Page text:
xxxxxxxxxx
1


 
1
SQL> set serverout on
2
SQL> declare
3
  2    l_raw blob := utl_raw.cast_to_raw(lpad('X',1000,'X'));
4
  3    c     blob;
5
  4  begin
6
  5    c := l_raw;
7
  6for i in 1 .. 100  7 loop 8 dbms_lob.writeappend (c, utl_raw.length(l_raw), l_raw); 9 end loop; 10 11 for i in ( 12 select 'pga '||value val 13 from v$mystat 14 where statistic# = 40 15 union all 16 select 'blk '||blocks from v$sort_usage 17 where username = 'MCDONAC' 18 union all 19 select 'len '||dbms_lob.getlength(c) from dual 20 ) 21 loop 22 dbms_output.put_line(i.val); 23 end loop; 24 end; 25 /pga 3453720 len 101000  PL/SQL procedure successfully completed.



Our PGA has jumped a little, and there is still no temporary space usage. So let's push onwards and see if I can blow up my session PGA. Now I'll push 10 mega-bytes into the BLOB.

SQL
 




xxxxxxxxxx
1


 
1
SQL> set serverout on
2
SQL> declare
3
  2    l_raw blob := utl_raw.cast_to_raw(lpad('X',1000,'X'));
4
  3    c     blob;
5
  4  begin
6
  5    c := l_raw;
7
  6for i in 1 .. 10000  7 loop 8 dbms_lob.writeappend (c, utl_raw.length(l_raw), l_raw); 9 end loop; 10 11 for i in ( 12 select 'pga '||value val 13 from v$mystat 14 where statistic# = 40 15 union all 16 select 'blk '||blocks from v$sort_usage 17 where username = 'MCDONAC' 18 union all 19 select 'len '||dbms_lob.getlength(c) from dual 20 ) 21 loop 22 dbms_output.put_line(i.val); 23 end loop; 24 end; 25 /pga 2994968 blk 1280 blk 128 len 10001000  PL/SQL procedure successfully completed.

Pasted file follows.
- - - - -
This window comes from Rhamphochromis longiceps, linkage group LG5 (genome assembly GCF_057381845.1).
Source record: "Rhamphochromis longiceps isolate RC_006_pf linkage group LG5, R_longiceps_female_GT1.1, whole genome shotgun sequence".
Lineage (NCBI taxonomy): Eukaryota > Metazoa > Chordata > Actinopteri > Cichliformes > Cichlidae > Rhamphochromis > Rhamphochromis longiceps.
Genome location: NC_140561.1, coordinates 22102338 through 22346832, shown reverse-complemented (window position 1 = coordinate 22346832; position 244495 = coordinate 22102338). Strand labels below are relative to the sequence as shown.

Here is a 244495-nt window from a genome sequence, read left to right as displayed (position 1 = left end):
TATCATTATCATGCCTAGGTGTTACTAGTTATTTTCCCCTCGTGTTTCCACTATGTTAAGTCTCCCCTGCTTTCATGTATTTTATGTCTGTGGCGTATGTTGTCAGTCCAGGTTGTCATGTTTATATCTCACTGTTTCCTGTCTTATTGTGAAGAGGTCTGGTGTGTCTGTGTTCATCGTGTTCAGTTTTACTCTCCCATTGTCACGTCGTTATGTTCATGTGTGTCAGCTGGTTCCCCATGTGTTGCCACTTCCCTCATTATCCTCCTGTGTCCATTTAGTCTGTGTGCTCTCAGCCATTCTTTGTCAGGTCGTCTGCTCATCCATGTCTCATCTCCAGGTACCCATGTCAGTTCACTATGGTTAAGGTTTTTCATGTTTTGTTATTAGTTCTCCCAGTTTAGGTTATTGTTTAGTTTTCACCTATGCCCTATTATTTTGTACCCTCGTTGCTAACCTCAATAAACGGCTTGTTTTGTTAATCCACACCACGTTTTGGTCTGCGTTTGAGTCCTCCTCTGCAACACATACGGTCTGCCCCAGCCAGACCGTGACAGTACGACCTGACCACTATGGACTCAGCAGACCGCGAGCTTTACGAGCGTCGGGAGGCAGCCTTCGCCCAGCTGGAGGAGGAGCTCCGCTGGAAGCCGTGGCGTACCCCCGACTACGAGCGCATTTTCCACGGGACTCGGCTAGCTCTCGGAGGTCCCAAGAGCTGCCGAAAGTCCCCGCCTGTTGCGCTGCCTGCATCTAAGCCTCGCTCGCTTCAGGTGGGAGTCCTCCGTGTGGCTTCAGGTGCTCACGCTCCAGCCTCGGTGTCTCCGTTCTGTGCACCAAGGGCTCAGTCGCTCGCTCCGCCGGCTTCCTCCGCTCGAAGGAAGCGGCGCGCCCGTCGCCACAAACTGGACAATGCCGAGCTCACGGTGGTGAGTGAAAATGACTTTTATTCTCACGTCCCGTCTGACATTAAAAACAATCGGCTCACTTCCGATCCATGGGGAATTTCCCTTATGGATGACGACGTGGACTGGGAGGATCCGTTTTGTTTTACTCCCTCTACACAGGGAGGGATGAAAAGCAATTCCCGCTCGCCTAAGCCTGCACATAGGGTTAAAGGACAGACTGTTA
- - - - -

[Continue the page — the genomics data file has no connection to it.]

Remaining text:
You can see what the database is doing here. Even though the BLOB is declared as a local variable, it is being handled like a true temporary BLOB. We store it in PGA if it fits within the overall database's management of the PGA, but once it gets large, we'll utilize temporary storage to ensure our session does not chew up excessive memory. This allows me to write as much data as I like into the variable and not harm the PGA. Here's the BLOB pushed out to 200 megabytes, but still only consuming just over 3 megabytes of PGA.

SQL
 




xxxxxxxxxx
1


 
1
SQL> set serverout on
2
SQL> declare
3
  2    l_raw blob := utl_raw.cast_to_raw(lpad('X',1000,'X'));
4
  3    c     blob;
5
  4  begin
6
  5    c := l_raw;
7
  6for i in 1 .. 200000  7 loop 8 dbms_lob.writeappend (c, utl_raw.length(l_raw), l_raw); 9 end loop; 10 11 for i in ( 12 select 'pga '||value val 13 from v$mystat 14 where statistic# = 40 15 union all 16 select 'blk '||blocks from v$sort_usage 17 where username = 'MCDONAC' 18 union all 19 select 'len '||dbms_lob.getlength(c) from dual 20 ) 21 loop 22 dbms_output.put_line(i.val); 23 end loop; 24 end; 25 /pga 3584792 blk 24576 blk 128 len 200001000  PL/SQL procedure successfully completed.



 
Topics:
blob ,clobs ,database ,memory ,tutorial

Published at DZone with permission of Connor McDonald , DZone MVB. See the original article here.

Opinions expressed by DZone contributors are their own.

{{ parent.title || parent.header.title}}

{{ parent.tldr }}

{{ parent.urlSource.name }}